Well by the time he’s finished telling you about it, the steam is out of the situation for him and he feels a little more relaxed and you’re able to ask him, ‘Have you thought, Sonny boy, have you thought of the possible results that will accrue now to this action of dropping out of school, have you thought about that?’ And you very gently begin to lead him then to think for himself along these lines.” These are some of the things that we learn as we go through life. You don’t make a flat out statement. You ask a question.

If you do make a statement, you phrase it, “It seems to me,” so that you give the other person room to think his own thoughts. All of that is learned in the process of gaining experience and you and I, most of us, have already learned all of that. So that’s review. Now, let’s see what the apostle Paul has to say about this. He said, “I am persuaded of you, my brethren, that ye also are full of goodness, filled with all knowledge, able also to admonish one another. Nevertheless, I have written the more boldly to you, as putting you in mind, because of the grace that is given to me of God.”

As far as Paul was concerned, he said, “God has given me the grace of ministering to the Gentiles,” and he said, “I’m just reminding you of some things.” That was his approach. Whenever you’re going to give advice, do it as out of the grace of God and do it with the realization that the other person has got some brains too, and may also have thought of these things. Simple truth but so – it works almost magically if you’ll adopt a gracious approach, that is to say, “By the grace of God, I am what I am,” you’ll realize that anything you have to say to anybody else is not yours in a proprietary sense but God has loaned you the concept, so to speak, and this is out of God’s grace that you’re interacting with any other human being.

And then assume and give the other person benefit of that assumption that they also think and that they may already have thought of these things. That keeps what you say from being a threat to people psychologically. Now, what else did Paul assume? He said, “I’m persuaded of you that ye are full of goodness, filled with knowledge, able also to admonish one another.” Three assumptions here that make it possible for you to talk to other people effectively. I read somewhere a good many years ago that one of the powerful motivators in managing personnel is to realize that everybody innately really wants to do the right thing.

One of the phrases that’s used by personnel managers very frequently is, “Now, John, I know that you want to do the right thing.” You can always assume that a person with whom you’re speaking wants to do, or at least to be known as doing, the right thing. So he said, “You’re full of goodness.” You want to do the right thing. You can assume that when you’re talking with people. Then he said, “Filled with knowledge.” You also can assume that people know a thing or two. It is a not so subtle insult to try to convey information that another person already knows and beat on him with something that he’s already thought through.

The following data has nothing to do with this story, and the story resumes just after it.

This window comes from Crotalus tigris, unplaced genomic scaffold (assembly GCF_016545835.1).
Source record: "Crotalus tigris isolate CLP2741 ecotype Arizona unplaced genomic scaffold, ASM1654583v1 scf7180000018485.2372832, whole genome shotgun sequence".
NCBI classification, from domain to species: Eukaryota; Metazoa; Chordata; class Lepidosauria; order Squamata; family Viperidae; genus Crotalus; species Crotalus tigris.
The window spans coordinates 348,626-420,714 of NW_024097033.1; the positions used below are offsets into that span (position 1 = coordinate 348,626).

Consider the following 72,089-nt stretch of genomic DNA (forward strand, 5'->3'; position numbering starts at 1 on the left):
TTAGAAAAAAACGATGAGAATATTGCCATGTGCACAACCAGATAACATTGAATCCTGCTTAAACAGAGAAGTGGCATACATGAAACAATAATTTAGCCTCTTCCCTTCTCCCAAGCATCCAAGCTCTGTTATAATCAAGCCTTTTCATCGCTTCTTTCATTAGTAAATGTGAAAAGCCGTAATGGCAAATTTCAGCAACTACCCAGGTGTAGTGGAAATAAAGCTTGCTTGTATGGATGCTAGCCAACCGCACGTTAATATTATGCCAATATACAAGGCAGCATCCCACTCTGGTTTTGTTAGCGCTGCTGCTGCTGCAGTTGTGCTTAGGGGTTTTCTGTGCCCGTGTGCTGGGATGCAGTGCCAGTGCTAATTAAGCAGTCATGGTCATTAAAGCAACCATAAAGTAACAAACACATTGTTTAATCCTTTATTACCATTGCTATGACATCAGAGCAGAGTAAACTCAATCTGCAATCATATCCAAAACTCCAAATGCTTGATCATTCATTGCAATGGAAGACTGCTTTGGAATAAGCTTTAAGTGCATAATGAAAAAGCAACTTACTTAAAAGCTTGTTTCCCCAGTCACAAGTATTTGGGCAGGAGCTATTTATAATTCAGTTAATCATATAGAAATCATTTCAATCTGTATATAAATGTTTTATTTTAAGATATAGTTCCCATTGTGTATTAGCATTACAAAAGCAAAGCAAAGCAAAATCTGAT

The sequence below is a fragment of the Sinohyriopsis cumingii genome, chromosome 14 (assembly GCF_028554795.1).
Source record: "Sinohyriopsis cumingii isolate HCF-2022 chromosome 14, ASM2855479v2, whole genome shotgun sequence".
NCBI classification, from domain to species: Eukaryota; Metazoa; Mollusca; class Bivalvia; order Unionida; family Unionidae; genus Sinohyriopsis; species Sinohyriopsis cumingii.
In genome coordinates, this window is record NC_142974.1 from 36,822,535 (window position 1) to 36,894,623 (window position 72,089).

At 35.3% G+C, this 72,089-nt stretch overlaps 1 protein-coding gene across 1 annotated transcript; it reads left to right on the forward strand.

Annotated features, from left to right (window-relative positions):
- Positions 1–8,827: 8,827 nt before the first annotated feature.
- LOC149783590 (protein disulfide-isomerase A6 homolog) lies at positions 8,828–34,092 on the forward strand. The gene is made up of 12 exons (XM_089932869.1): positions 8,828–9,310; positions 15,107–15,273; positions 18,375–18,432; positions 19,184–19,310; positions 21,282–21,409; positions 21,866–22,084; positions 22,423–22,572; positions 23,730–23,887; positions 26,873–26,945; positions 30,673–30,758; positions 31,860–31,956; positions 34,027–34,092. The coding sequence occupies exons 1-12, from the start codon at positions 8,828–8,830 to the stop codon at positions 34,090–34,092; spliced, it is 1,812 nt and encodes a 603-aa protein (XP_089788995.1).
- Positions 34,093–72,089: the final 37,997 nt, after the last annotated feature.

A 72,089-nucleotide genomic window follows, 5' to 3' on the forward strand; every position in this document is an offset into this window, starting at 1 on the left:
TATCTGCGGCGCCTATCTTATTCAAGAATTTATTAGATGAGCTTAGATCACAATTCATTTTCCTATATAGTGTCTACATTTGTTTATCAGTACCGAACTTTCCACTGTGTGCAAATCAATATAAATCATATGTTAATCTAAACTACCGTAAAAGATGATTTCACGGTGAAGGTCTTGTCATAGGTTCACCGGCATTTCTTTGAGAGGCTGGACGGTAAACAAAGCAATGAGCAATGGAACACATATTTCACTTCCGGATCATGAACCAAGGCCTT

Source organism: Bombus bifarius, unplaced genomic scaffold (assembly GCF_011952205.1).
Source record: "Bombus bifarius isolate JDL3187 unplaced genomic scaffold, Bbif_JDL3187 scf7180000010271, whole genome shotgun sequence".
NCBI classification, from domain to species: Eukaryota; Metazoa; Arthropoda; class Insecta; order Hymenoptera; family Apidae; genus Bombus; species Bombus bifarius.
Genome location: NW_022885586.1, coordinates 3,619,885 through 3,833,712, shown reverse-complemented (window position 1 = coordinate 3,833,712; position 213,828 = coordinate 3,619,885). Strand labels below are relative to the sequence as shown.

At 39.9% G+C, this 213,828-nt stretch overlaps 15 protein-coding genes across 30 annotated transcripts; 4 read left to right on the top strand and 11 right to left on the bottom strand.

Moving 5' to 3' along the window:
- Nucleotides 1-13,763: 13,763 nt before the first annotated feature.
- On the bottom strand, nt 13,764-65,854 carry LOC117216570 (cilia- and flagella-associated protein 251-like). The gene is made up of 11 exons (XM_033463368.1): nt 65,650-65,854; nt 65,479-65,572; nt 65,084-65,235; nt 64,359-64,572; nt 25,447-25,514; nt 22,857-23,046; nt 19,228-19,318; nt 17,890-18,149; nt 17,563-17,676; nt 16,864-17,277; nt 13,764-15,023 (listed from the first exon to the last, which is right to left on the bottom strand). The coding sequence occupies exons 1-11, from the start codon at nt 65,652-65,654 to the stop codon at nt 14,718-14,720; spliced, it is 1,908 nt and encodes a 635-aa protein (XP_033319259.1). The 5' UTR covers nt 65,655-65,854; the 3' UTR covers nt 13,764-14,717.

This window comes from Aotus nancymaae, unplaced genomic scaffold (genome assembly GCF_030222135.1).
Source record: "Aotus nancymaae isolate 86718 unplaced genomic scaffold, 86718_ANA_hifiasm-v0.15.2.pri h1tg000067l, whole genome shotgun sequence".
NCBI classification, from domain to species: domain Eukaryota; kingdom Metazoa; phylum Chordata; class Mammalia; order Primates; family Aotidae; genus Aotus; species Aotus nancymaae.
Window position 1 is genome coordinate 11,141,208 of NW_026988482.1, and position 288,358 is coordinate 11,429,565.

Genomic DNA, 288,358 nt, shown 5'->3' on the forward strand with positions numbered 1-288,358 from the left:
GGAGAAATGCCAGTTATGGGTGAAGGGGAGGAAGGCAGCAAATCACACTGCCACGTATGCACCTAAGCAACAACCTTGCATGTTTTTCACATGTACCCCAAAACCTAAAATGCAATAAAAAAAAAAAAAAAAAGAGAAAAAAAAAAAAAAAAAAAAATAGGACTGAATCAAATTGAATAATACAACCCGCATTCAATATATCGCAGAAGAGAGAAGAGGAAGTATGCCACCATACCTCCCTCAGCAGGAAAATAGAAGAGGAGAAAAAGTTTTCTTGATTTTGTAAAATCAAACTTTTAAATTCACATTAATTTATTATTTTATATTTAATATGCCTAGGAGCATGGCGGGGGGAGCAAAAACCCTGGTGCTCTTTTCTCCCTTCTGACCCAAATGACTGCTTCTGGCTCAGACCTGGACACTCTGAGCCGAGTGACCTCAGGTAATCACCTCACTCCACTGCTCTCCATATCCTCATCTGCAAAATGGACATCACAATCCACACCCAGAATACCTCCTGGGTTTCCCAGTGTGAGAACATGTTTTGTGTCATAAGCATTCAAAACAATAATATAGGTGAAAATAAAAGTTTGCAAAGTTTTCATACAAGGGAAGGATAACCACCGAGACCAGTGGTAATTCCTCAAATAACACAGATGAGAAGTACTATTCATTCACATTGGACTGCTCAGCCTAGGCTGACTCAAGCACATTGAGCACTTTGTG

That’s the reason that very frequently it’s a good idea to use the magical phrase “What is your opinion? What do you think?” Find out what the other person is thinking and then you can build upon that platform to develop your mutual understanding on any given matter. You can assume that the person wants to do the right thing; you can assume that he knows a thing or two, and you can assume that, at least in his own estimation, he is able to tell other people a thing or two, able also to admonish one another.

Now, why am I taking time on this? Well, number one, because it’s in the Bible; number two, because it turns out to be in all of its simplicity, one of the most important principles that you’ll ever discover in interacting with other human beings either in your family or on the job or in school or whatever. Approach any situation with another human being on the basis of God’s grace, “by the grace of God, I am what I am.” It’s God’s grace that allows you to be alive this minute. It’s God’s grace that keeps your heart pumping so that you don’t fall over dead. It’s God’s grace that keeps the air suspended above you. There’s enough water suspended above your head to drown you, you know that, don’t you?

And God keeps the moisture suspended in the atmosphere instead of allowing it to all come down on you. It’s God’s grace that keeps the temperature of your body at 98.6 approximately. You’re living as an example of the grace of God. You approach any kind of conversation with that attitude, I can guarantee you, it’s going to be easier for you to talk with somebody else because that’s the essence of humility. And then when you talk with folk, he says, “I know that you’re full of goodness.”

Assume that the other person wants to do the right thing. “You’re full of knowledge.” Assume that the other person has thought about this and assume that the other person also has some deep convictions he or she would like to transmit; able to admonish. And you make that assumption that gives a dignity to the other person so that he or she feels that you’re not trying to work them over but that you are actually respecting them. Like the comedian who always complains in his routine “I don’t get no respect.” People feel that way whether or not they say it. And if you want folk to listen to you, make sure they know that you respect them. And then you can get across to them the message that God has laid on your heart. Practical truth from Romans chapter 15 verse 14.

Dear Father today, help us to be wise in our speaking with other people for Thy glory, Amen.

Till I meet you once again by way of radio, walk with the King today and be a blessing!